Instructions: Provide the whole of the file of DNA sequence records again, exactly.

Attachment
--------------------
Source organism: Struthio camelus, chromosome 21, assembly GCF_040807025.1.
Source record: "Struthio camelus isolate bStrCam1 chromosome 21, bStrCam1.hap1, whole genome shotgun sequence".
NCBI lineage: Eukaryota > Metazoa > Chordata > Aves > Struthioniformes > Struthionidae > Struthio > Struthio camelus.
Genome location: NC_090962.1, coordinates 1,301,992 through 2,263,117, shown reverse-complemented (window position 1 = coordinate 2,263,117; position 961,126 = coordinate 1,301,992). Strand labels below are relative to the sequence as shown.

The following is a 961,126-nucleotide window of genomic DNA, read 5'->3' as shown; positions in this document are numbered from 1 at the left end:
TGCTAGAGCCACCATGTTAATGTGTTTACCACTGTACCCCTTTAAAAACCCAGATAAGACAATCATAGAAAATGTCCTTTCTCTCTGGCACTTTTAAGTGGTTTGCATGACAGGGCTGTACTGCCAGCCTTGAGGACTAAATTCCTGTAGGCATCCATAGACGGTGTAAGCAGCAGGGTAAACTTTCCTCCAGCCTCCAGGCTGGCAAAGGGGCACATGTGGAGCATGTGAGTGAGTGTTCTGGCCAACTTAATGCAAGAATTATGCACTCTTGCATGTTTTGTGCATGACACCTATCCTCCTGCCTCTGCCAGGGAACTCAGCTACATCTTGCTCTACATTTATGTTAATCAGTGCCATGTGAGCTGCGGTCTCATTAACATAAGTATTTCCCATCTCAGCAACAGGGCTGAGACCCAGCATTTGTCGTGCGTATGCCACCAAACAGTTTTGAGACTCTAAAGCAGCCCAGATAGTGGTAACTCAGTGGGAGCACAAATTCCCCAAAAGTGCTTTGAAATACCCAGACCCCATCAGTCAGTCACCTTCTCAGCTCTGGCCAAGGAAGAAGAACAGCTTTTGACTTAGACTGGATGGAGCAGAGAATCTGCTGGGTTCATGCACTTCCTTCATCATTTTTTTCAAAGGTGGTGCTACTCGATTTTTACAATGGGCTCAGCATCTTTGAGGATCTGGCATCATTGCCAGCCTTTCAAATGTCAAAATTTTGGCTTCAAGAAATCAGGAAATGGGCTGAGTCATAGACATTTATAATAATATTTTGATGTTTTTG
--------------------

Source organism: Struthio camelus, chromosome 21, assembly GCF_040807025.1.
Source record: "Struthio camelus isolate bStrCam1 chromosome 21, bStrCam1.hap1, whole genome shotgun sequence".
NCBI lineage: Eukaryota > Metazoa > Chordata > Aves > Struthioniformes > Struthionidae > Struthio > Struthio camelus.
Genome location: NC_090962.1, coordinates 1,301,992 through 2,263,117, shown reverse-complemented (window position 1 = coordinate 2,263,117; position 961,126 = coordinate 1,301,992). Strand labels below are relative to the sequence as shown.

The following is a 961,126-nucleotide window of genomic DNA, read 5'->3' as shown; positions in this document are numbered from 1 at the left end:
TGCTAGAGCCACCATGTTAATGTGTTTACCACTGTACCCCTTTAAAAACCCAGATAAGACAATCATAGAAAATGTCCTTTCTCTCTGGCACTTTTAAGTGGTTTGCATGACAGGGCTGTACTGCCAGCCTTGAGGACTAAATTCCTGTAGGCATCCATAGACGGTGTAAGCAGCAGGGTAAACTTTCCTCCAGCCTCCAGGCTGGCAAAGGGGCACATGTGGAGCATGTGAGTGAGTGTTCTGGCCAACTTAATGCAAGAATTATGCACTCTTGCATGTTTTGTGCATGACACCTATCCTCCTGCCTCTGCCAGGGAACTCAGCTACATCTTGCTCTACATTTATGTTAATCAGTGCCATGTGAGCTGCGGTCTCATTAACATAAGTATTTCCCATCTCAGCAACAGGGCTGAGACCCAGCATTTGTCGTGCGTATGCCACCAAACAGTTTTGAGACTCTAAAGCAGCCCAGATAGTGGTAACTCAGTGGGAGCACAAATTCCCCAAAAGTGCTTTGAAATACCCAGACCCCATCAGTCAGTCACCTTCTCAGCTCTGGCCAAGGAAGAAGAACAGCTTTTGACTTAGACTGGATGGAGCAGAGAATCTGCTGGGTTCATGCACTTCCTTCATCATTTTTTTCAAAGGTGGTGCTACTCGATTTTTACAATGGGCTCAGCATCTTTGAGGATCTGGCATCATTGCCAGCCTTTCAAATGTCAAAATTTTGGCTTCAAGAAATCAGGAAATGGGCTGAGTCATAGACATTTATAATAATATTTTGATGTTTTTG